• Overall satisfaction decreases slightly with the number of contacts clients had, with 89% of those with one contact saying they were satisfied versus 81% of those with over ten contacts;
  • Regionally, satisfaction is somewhat higher in Quebec (87% satisfied) and lowest in BC (79%);
  • In terms of client segments, satisfaction is highest among newcomers (79%) and lowest among Aboriginal Canadians (70%).

Just over one in ten clients (12%, stable since 2006) indicated that they encountered a problem in their dealings with Service Canada. No one problem dominates, with clients mentioning the length of application processing or receiving information, information that was conflicting, incorrect or unclear, government errors, a variety of issues related to their dealings with staff.

Problems Encountered 1 Chart

  • Perceptions of experiencing problems with service increases slightly with frequency of contacts, number of service channels used and number of programs accessed;
  • The perception of having encountered problems is also slightly higher for EAP, AIGP, CPPD and EI clients.

Among those clients who did experience a problem, we find just under three in ten (28%, unchanged since 2006) indicating that they were satisfied with how the problem was resolved versus four in ten (43%, also relatively unchanged) indicating that they were dissatisfied.

Problems Encountered 2 Chart

Turning to satisfaction with specific service offerings, we again find strong and stable satisfaction levels across six program areas with a minimum of three in four clients declaring themselves to be satisfied (please see charts on following page).

Satisfaction with 1 800 O-Canada remains the top rated program offering in terms of both overall satisfaction and intensity of satisfaction (those offering the highest possible rating). Nine in ten 1 800 O-Canada clients said they were satisfied with the service they received. This is followed closely by OAS (84% satisfied), SIN (84%) and CPP (83%) clients.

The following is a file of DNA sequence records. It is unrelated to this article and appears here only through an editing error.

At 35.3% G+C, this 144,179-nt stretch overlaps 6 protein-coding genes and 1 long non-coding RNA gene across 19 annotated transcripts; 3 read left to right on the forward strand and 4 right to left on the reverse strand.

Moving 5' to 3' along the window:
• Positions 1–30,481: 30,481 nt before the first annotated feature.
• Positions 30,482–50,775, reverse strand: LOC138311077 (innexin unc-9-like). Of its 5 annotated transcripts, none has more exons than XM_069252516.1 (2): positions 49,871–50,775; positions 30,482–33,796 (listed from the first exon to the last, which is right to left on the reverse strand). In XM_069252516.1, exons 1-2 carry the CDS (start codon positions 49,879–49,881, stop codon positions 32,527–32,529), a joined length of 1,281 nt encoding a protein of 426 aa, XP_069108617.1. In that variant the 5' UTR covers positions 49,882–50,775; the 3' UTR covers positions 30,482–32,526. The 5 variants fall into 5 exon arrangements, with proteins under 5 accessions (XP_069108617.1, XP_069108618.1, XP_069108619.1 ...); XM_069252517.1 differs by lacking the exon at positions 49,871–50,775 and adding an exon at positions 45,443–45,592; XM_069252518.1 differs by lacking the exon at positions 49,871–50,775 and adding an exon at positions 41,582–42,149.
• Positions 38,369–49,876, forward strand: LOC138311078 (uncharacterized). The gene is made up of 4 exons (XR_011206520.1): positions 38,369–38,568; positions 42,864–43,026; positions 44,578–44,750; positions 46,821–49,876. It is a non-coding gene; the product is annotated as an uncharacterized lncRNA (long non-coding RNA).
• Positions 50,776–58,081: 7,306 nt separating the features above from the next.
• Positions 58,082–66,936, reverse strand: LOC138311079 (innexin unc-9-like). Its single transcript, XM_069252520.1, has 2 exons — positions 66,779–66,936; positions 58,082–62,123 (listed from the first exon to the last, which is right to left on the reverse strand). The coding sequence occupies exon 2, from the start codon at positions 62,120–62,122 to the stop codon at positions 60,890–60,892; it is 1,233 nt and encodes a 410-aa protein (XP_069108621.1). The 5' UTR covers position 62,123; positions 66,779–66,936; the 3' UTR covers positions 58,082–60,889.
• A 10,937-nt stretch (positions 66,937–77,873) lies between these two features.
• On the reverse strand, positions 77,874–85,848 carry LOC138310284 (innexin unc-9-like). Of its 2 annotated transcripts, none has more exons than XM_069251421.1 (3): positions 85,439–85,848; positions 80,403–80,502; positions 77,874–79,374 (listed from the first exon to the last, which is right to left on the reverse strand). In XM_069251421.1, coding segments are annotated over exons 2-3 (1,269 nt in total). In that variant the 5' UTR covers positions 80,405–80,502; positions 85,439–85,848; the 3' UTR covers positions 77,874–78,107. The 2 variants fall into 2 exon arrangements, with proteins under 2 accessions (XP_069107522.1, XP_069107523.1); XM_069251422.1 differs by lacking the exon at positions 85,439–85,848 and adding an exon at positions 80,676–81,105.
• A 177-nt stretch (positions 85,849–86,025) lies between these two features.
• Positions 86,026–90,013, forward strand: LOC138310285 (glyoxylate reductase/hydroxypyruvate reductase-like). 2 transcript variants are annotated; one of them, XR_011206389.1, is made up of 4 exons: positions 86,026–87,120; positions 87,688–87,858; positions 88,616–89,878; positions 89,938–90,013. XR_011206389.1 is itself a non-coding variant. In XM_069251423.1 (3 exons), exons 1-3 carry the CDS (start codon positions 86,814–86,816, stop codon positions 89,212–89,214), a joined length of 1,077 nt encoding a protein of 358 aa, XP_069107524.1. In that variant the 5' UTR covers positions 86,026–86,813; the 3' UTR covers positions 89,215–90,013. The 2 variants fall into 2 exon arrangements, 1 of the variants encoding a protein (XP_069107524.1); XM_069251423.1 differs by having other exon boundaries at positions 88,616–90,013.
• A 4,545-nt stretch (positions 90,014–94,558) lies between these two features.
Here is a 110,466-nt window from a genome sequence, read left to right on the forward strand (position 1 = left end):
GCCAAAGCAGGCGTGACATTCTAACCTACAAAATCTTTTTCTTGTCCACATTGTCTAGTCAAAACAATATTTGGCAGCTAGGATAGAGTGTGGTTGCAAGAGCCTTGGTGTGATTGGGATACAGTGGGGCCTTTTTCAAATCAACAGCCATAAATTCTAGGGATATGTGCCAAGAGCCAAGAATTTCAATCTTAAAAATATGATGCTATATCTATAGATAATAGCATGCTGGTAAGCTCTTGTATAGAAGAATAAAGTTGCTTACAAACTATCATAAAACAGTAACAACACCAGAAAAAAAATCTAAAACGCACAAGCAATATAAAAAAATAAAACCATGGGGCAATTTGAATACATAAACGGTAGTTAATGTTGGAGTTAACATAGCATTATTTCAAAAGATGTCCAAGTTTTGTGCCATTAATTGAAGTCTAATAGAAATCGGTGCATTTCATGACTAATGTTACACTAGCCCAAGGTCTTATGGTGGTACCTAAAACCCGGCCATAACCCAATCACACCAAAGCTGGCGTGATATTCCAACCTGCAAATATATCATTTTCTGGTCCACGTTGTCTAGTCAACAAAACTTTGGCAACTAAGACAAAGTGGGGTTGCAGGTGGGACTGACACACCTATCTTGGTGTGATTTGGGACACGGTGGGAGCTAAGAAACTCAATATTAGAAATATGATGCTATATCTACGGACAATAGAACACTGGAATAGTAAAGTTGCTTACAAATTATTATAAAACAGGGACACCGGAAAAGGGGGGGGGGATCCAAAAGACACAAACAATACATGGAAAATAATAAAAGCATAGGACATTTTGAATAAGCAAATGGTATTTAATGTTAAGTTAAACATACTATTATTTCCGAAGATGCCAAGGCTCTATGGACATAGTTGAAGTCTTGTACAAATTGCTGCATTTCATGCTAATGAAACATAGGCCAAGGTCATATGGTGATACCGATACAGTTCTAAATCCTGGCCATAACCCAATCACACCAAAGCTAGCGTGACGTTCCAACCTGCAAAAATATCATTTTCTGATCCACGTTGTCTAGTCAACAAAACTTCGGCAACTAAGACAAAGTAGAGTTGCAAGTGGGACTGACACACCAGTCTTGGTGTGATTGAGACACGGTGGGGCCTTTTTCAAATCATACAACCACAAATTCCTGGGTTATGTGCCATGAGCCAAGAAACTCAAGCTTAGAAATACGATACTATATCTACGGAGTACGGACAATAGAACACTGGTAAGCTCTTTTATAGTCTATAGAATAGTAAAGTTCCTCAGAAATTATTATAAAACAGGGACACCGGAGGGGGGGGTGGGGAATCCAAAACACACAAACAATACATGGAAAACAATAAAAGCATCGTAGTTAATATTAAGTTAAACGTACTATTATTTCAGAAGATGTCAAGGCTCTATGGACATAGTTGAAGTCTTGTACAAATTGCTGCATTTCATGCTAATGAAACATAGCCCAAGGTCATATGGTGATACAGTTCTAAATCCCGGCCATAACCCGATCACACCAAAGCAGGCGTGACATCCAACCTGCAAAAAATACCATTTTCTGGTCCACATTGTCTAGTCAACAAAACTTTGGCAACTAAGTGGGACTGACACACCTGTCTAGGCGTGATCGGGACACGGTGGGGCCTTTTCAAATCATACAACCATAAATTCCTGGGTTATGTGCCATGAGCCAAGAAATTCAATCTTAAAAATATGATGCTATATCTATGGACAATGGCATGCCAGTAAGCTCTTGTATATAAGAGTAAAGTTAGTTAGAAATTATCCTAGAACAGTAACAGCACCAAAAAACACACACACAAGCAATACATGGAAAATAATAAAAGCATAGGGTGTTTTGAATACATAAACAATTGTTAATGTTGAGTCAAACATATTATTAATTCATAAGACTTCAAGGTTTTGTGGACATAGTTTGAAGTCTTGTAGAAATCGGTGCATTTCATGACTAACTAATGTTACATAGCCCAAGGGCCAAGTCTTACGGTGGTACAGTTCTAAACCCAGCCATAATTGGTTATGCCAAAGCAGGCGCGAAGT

We also find healthy satisfaction scores for EI (78%), Employment Assistance (76%) and AIG (72%) clients.

One in ten or fewer clients declare themselves to be dissatisfied with any service offering.

Satisfaction with Service (Specific) chart)

a) Drivers of Satisfaction

A factor analysis was performed on the data to examine the CMT measures. As in the 2006 survey, we find that virtually all of these variables are highly interrelated. Three factors emerge as particularly powerful: information quality, staff quality and access-speed (including accessibility and timeliness).

In terms of drivers of overall satisfaction, the most important dimensions are the quality of the staff and of the information provided.

Across the various programs we find the impact of the factors varying:

  • The quality of the staff is a more powerful driver for CPP Disability, EI Programs and SIN clients;
  • For OAS, the staff quality and information factors were strongest;
  • For GIS and CPP clients, information quality was the strongest driver;

We also find variations of drivers for client types:

  • Quality of staff is a key factor for client satisfaction for newcomers to Canada, persons with disabilities, and Aboriginal persons;
  • For men, staff quality is the strongest driver of satisfaction although the other drivers are also significant;
  • For youth, women and seniors, all three factors are similar drivers.